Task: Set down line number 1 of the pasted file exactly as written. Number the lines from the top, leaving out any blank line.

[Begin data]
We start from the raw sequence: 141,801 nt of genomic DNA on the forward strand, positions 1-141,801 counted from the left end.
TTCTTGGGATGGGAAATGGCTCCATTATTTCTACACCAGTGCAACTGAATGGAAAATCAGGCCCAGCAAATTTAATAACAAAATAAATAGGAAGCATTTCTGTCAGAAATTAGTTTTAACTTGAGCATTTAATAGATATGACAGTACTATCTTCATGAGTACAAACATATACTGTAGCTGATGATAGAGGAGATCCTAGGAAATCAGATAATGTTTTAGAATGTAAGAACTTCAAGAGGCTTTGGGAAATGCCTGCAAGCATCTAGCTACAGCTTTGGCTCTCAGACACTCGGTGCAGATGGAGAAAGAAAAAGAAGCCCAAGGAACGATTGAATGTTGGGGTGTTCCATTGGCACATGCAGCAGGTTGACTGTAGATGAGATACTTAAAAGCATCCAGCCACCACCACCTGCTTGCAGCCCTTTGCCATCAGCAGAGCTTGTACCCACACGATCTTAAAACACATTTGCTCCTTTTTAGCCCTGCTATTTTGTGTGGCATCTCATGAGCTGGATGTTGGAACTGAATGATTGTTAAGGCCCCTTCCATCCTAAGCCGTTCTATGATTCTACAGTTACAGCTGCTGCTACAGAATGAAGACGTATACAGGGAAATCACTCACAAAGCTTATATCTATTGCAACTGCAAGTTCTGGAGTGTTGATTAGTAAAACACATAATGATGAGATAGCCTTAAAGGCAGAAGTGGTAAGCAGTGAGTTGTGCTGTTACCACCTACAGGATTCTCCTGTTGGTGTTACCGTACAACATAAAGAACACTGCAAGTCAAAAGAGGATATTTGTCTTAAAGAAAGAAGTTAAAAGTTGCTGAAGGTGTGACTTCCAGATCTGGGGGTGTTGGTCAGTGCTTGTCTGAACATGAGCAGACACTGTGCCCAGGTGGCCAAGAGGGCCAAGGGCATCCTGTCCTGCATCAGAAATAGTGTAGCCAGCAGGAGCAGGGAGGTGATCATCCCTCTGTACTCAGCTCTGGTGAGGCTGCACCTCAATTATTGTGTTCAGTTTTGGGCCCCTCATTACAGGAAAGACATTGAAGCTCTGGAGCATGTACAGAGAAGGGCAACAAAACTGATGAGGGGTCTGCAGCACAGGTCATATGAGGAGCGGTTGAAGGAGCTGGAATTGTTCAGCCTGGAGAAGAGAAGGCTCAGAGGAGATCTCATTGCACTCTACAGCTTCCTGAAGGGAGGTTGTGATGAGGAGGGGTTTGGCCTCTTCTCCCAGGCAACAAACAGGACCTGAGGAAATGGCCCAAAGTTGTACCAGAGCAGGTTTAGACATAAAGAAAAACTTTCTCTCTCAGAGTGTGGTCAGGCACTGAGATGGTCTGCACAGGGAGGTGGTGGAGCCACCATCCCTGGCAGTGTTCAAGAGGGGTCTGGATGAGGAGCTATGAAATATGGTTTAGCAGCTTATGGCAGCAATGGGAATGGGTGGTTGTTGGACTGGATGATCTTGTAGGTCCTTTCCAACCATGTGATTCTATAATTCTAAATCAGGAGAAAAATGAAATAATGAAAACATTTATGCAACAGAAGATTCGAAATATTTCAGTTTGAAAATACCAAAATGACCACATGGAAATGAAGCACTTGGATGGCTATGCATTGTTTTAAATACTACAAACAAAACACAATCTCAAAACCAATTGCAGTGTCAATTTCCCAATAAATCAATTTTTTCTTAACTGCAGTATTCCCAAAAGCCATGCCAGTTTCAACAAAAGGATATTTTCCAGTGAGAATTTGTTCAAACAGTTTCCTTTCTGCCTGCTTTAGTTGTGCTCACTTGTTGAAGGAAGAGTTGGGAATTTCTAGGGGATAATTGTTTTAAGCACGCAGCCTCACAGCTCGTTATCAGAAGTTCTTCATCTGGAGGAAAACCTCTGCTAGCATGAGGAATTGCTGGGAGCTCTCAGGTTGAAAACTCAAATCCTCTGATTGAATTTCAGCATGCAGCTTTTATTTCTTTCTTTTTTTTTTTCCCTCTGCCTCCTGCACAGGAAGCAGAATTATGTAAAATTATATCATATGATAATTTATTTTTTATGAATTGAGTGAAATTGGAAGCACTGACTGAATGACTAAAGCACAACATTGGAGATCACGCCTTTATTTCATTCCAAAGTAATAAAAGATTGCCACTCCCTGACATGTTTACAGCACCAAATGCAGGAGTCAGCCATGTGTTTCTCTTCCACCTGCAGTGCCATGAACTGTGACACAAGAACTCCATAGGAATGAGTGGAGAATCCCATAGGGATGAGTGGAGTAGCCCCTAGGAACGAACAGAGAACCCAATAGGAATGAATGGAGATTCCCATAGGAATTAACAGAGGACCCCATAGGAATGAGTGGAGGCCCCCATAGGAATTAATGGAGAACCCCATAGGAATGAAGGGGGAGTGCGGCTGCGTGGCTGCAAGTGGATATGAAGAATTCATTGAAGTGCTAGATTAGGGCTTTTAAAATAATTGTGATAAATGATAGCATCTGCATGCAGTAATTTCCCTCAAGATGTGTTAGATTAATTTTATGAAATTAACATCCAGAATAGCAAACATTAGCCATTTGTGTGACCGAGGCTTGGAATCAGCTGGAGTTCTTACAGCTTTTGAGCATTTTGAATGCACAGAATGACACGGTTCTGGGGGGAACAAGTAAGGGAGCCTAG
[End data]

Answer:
We start from the raw sequence: 141,801 nt of genomic DNA on the forward strand, positions 1-141,801 counted from the left end.